My family is in a state of what I can describe as a “proud shock.” I am shocked too, because in fact my whole life I was convinced that I’m absolute rubbish at painting. I can now remember a mandatory art class in high school that may have prompted this self-belief – my old-school Soviet teacher yelling at me, because I just couldn’t get the point that the shadows are supposed to be purple. Once I got that, he stopped yelling, but I guess the damage was done. I have made sculptures before, but my artistic efforts have so far been limited to drawing princesses and unicorns on request. Even choosing a colour for walls was a drawn-out, painfull process of buying and painting on samples of no less than 11 shades of grey. When I started painting three weeks ago, I was hoping to just get my mind off the stress and the recent series of unfortunate events. My first painting was crap:

However, one magical thing did happen – I loved painting it. And I wanted to paint more. And true to myself, I wanted the next one to be better. So I watched a bunch of YouTube tutorials, bought some more paint and the next one was indeed a bit better:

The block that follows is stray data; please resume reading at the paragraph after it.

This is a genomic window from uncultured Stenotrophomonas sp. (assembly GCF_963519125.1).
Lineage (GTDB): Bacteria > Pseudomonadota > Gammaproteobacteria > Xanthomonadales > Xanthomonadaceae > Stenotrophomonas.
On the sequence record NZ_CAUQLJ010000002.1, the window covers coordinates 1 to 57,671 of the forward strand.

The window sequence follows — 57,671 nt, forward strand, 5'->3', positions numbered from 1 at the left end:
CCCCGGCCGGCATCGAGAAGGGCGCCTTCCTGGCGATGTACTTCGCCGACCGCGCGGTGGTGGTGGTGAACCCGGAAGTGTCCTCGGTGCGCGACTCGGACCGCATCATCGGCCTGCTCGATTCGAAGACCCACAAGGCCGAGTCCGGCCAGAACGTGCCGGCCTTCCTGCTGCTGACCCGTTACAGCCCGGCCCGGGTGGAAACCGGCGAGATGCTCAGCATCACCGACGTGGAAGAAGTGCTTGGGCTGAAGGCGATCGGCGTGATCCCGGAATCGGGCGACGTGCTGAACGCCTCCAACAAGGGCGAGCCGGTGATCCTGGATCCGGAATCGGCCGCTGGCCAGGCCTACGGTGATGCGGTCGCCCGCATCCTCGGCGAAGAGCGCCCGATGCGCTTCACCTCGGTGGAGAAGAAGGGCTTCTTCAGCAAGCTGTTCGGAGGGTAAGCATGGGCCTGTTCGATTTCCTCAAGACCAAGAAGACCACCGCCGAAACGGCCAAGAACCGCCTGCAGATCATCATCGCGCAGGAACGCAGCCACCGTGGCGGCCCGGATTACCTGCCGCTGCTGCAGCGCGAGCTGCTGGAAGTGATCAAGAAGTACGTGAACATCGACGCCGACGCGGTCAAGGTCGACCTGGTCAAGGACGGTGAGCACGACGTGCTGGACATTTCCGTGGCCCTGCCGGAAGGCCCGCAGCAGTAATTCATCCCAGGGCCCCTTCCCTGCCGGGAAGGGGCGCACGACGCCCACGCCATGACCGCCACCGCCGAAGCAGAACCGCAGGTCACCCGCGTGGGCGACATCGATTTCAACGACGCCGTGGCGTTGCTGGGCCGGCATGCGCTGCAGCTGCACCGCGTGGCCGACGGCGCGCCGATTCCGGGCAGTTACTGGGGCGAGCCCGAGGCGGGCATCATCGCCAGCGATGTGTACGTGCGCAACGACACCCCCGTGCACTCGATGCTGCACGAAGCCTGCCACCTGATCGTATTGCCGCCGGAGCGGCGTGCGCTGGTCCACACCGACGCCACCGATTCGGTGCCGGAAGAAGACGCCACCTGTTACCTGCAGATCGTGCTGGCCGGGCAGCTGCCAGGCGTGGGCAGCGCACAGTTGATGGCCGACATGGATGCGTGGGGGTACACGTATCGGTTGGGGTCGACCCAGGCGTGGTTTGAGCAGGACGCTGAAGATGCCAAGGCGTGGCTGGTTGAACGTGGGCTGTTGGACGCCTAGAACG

So I watched more tutorials, bought more supplies, and the result surprised me. If you follow me on Twitter, you might have seen the painstakingly slow progress shots, if not – here they are. Cause progress is fun!

Speaking of progress, I now have my husband’s agreement to indefinitely delay converting one of the two living rooms in the new old house into an awesome master bedroom. Because it is already awesome as my studio:

That’s all for now. I didn’t get a chance to write a post about Amazon ads, but will do so when I get temporarily sick of painting, which could happen. Hope it would be only temporary, if it does.

I also hope that if you suddenly remember someone yelling at you as a kid, something about how you could never do X, that you would immediately make plans to try X at the earliest opportunity. You never know what may happen.

 

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Once again, BookBub delivers